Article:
CLINICS

Clinics (Sao Paulo). 2011 May; 66(5): 843-848.
doi:10.1590/S1807-59322011000500022

Copyright © 2011 Hospital das Clínicas da FMUSP

Chemical composition of the essential oil from kelussia odoratissima mozaff. and the evaluation of its sedative and anxiolytic effects in mice

Mohammed Rabbani I , Seyed Ebrahim Sajjadi II , Masoud Sadeghi III

Department of Pharmacognosy, School of Pharmacy, Isfahan University of Medical Sciences, Isfahan, Iran.

Department of Pharmacology, School of Pharmacy, Isfahan University of Medical Sciences, Isfahan, Iran.

Isfahan Pharmaceutical Sciences Research Center, School of Pharmacy, Isfahan University of Medical Sciences, Isfahan, Iran.

E-mail: rabanim@yahoo.com Tel.: 98 311 7922646

received November 7, 2010; revised December 2, 2010; accepted January 27, 2011.

Abstract

OBJECTIVE:

The present study aimed to evaluate the sedative and anxiolytic effects of the essential oils and hydroalcoholic extract of Kelussia odoratissima Mozaff. (K. odoratissima) in mice by utilizing an elevated plus maze. The chemical composition of its essential oil was also determined.

METHODS:

The hydroalcoholic extract or essential oil fraction from this plant were administered intraperitoneally to male mice at various doses 30 min before testing. The anxiolytic and sedative effects were determined by an elevated plus maze and locomotor activity tests, respectively.

RESULTS:

According to the results, none of the administered doses of hydroalcoholic extract or essential oil fraction of K. odoratissima changed the percentage of the time spent or number of entries into the open arms of the elevated plus maze. In contrast, the cumulative spontaneous locomotor activity of mice treated with the essential oil or hydroalcoholic extract was significantly decreased. Chemical analysis of the essential oil by Gas chromatography-mass spectromentry (GC-MS) showed that 3-butylidene-4,5-dihydrophthalide (85.9%) was the major component.

CONCLUSION:

These data confirm the sedative properties of K. odoratissima, yet there were no profound anxiolytic effects observed.

INTRODUCTION

Anxiety disorders are among the most varied mental disorders, and they normally have a considerable impact on quality of life. Substantial and prolonged stress and anxiety can adversely affect immune function, hormone levels, enzymes and gastrointestinal function. With a worldwide occurrence of 16.6%, anxiety disorders are among the most common mental disorders and a major cause of disability.1 A wide range of medications are available for the treatment of stress and anxiety-related conditions; however, none of these therapies are completely safe and without adverse effects. Interventions for stress and anxiety range from nutritional support to the use of medications such as benzodiazepines, antidepressants, β-blockers and antipsychotics.2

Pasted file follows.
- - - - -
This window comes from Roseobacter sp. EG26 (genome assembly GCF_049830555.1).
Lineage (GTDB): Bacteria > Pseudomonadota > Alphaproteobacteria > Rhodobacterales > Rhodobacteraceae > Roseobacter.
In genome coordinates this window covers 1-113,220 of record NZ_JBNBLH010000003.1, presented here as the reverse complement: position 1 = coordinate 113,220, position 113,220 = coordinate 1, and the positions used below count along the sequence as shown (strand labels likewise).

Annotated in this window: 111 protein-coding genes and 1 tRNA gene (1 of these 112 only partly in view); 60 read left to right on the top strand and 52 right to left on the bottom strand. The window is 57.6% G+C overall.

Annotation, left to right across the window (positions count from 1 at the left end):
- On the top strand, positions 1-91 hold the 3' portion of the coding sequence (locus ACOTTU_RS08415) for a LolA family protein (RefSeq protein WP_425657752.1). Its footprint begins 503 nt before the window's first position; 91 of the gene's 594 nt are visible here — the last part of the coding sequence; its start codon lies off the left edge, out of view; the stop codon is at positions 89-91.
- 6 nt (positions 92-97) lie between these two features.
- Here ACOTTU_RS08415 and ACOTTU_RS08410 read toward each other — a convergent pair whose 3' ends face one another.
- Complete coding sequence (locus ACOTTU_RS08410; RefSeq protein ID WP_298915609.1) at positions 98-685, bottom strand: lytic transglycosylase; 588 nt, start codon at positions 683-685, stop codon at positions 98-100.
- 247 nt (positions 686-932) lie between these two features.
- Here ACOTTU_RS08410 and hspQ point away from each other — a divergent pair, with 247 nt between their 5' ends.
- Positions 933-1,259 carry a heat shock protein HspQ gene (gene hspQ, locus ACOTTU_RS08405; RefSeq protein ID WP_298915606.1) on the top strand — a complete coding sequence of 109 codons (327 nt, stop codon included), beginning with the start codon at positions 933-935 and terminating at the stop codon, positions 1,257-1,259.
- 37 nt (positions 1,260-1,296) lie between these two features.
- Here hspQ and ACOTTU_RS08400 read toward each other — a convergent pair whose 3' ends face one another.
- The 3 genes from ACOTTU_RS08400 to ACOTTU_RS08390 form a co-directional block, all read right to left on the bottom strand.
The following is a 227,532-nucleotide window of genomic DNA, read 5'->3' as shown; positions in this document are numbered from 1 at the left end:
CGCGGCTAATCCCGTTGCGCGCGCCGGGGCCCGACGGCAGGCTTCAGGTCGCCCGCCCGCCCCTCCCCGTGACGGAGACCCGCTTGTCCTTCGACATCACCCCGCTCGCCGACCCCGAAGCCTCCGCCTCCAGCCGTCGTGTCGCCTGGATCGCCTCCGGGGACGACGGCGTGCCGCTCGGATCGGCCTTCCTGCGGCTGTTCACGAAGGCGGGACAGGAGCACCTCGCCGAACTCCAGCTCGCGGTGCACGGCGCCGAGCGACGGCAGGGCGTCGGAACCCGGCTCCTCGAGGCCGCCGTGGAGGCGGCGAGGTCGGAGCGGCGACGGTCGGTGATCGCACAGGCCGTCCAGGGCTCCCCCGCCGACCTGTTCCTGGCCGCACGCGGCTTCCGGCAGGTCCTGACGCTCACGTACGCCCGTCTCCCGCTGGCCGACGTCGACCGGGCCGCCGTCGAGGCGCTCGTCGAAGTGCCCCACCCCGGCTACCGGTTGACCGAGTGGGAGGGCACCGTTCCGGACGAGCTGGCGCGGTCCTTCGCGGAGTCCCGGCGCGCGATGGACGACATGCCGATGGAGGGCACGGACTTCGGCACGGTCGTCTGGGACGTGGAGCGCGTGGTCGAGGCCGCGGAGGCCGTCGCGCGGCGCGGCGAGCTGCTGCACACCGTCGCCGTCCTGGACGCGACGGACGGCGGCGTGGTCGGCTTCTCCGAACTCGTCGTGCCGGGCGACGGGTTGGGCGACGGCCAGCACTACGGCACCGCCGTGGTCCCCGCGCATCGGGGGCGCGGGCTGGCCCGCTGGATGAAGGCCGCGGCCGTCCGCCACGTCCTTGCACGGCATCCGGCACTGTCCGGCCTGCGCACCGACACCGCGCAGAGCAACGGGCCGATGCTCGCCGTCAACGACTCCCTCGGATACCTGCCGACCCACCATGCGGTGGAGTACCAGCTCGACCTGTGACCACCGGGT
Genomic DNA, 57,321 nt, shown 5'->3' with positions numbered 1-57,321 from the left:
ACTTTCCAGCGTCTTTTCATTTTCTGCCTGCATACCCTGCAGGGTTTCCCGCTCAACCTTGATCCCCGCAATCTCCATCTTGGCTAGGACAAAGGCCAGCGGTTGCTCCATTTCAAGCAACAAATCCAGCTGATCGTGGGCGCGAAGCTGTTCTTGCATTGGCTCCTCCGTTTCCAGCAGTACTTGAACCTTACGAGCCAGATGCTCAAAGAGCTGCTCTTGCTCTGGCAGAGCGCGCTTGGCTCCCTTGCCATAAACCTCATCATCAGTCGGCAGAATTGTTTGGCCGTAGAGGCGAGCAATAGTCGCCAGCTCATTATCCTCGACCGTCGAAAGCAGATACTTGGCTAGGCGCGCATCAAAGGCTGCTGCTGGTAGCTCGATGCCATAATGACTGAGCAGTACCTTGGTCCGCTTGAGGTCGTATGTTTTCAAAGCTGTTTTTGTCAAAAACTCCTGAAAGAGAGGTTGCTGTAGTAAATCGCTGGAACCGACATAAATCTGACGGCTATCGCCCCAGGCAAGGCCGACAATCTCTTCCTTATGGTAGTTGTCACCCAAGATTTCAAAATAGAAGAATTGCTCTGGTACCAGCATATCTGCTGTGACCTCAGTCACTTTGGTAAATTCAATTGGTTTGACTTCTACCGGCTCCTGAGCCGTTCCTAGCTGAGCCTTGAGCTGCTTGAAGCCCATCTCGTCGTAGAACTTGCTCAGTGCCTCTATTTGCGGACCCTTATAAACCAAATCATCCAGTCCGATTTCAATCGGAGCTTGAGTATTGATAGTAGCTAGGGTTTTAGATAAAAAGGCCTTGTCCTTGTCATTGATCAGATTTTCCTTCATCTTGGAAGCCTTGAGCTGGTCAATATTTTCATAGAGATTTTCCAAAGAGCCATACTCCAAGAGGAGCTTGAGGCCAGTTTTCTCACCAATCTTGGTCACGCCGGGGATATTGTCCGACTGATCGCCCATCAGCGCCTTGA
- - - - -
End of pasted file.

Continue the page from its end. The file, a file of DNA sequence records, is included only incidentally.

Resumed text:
In the search for safer therapeutic products, researchers worldwide have explored traditional remedies to find a suitable treatment for anxiety-related disorders.3-7 Among the tested herbal extracts, kava has been shown to produce some of the best results in relieving anxiety symptoms,2 although its association with hepatotoxicity is of a significant concern. Recently, a United States Patent (No. 6,582,735) was granted for the use of an extract from Magnolia officinalis bark for stress-related conditions involving elevated cortisol, which may include patients presenting with poor control of body weight, sleep disturbances and restlessness. In Iran, a favorable climate and geography have contributed to a diversity of medicinal plants, and many endemic plant species exist. The Umbelliferae family contains approximately 275 genera and 2,850 species.8 Kelussia is one of the newest genera of this family and is represented by only one species, Kelussia odoratissima Mozaff., which is found only in Iran.9 This sweet-smelling, self-growing monotypic medicinal plant is endemic to a restricted area in western Iran and locally called “Karafs-e-koohi”. The aerial part of the plant is commonly used as a popular garnish and a sedative medicinal plant. Currently, there are limited studies examining the pharmacological properties of this plant. Except for a recent publication on the antioxidant activity of K. odoratissima,10 there have been no other published reports regarding the pharmacology of this plant.

As a continuation of our previous studies on sedative medicinal plants growing wild in Iran, this study aimed to examine the anxiolytic and sedative effects of K. odoratissima. The major constituents of the essential oils derived from this plant were also investigated by gas chromatography-mass spectroscopy. To our knowledge, we are the first group to report the chemical composition of the essential oils derived from the aerial parts of K. odoratissima.

MATERIALS AND METHODS

Preparation of the plant materials

The aerial parts of K. odoratissima were collected from the central Zagros region of western Iran in March 2006. The plant was identified at the Botany Department of Isfahan University, and a voucher specimen (No. 2022) was deposited at the Herbarium of the Faculty of Pharmacy and Pharmaceutical Sciences, Isfahan University of Medical Sciences, Isfahan, Iran.

Hydroalcoholic extract: The air-dried aerial parts of K. odoratissima were extracted by maceration at room temperature with ethanol:water (8:2). The extract was concentrated in a rotary evaporator Bibby RE200, UK under reduced pressure to produce a viscous residue. The yield of the extract was 44.4% (w/w). An appropriate amount of the extract was diluted with distilled water (containing 0.5% of Tween 80) to produce the final stock solution.